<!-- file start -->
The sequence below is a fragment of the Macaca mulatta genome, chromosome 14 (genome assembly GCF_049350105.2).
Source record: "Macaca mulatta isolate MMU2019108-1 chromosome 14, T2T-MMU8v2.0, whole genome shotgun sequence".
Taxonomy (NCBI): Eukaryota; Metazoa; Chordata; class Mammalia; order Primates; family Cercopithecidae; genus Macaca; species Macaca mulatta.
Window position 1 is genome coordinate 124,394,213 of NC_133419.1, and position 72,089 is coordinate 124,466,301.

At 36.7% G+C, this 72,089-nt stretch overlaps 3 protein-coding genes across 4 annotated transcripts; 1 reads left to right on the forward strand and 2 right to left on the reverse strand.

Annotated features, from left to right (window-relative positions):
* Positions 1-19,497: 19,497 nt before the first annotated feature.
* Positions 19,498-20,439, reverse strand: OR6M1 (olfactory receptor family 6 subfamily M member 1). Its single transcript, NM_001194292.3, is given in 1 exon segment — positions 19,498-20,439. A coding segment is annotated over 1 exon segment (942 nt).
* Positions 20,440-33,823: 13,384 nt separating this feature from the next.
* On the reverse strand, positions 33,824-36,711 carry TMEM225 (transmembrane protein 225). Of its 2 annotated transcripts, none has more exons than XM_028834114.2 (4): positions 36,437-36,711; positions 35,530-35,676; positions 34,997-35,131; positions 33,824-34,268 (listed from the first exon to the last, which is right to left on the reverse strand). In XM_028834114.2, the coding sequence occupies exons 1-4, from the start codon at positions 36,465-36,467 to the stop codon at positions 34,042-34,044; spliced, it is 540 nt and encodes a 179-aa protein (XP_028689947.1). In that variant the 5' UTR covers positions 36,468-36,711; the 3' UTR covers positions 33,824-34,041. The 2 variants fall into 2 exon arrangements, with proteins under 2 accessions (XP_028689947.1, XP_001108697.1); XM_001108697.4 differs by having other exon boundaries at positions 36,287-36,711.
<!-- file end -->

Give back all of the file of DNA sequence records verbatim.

The sequence below is a fragment of the Macaca mulatta genome, chromosome 14 (genome assembly GCF_049350105.2).
Source record: "Macaca mulatta isolate MMU2019108-1 chromosome 14, T2T-MMU8v2.0, whole genome shotgun sequence".
Taxonomy (NCBI): Eukaryota; Metazoa; Chordata; class Mammalia; order Primates; family Cercopithecidae; genus Macaca; species Macaca mulatta.
Window position 1 is genome coordinate 124,394,213 of NC_133419.1, and position 72,089 is coordinate 124,466,301.

At 36.7% G+C, this 72,089-nt stretch overlaps 3 protein-coding genes across 4 annotated transcripts; 1 reads left to right on the forward strand and 2 right to left on the reverse strand.

Annotated features, from left to right (window-relative positions):
* Positions 1-19,497: 19,497 nt before the first annotated feature.
* Positions 19,498-20,439, reverse strand: OR6M1 (olfactory receptor family 6 subfamily M member 1). Its single transcript, NM_001194292.3, is given in 1 exon segment — positions 19,498-20,439. A coding segment is annotated over 1 exon segment (942 nt).
* Positions 20,440-33,823: 13,384 nt separating this feature from the next.
* On the reverse strand, positions 33,824-36,711 carry TMEM225 (transmembrane protein 225). Of its 2 annotated transcripts, none has more exons than XM_028834114.2 (4): positions 36,437-36,711; positions 35,530-35,676; positions 34,997-35,131; positions 33,824-34,268 (listed from the first exon to the last, which is right to left on the reverse strand). In XM_028834114.2, the coding sequence occupies exons 1-4, from the start codon at positions 36,465-36,467 to the stop codon at positions 34,042-34,044; spliced, it is 540 nt and encodes a 179-aa protein (XP_028689947.1). In that variant the 5' UTR covers positions 36,468-36,711; the 3' UTR covers positions 33,824-34,041. The 2 variants fall into 2 exon arrangements, with proteins under 2 accessions (XP_028689947.1, XP_001108697.1); XM_001108697.4 differs by having other exon boundaries at positions 36,287-36,711.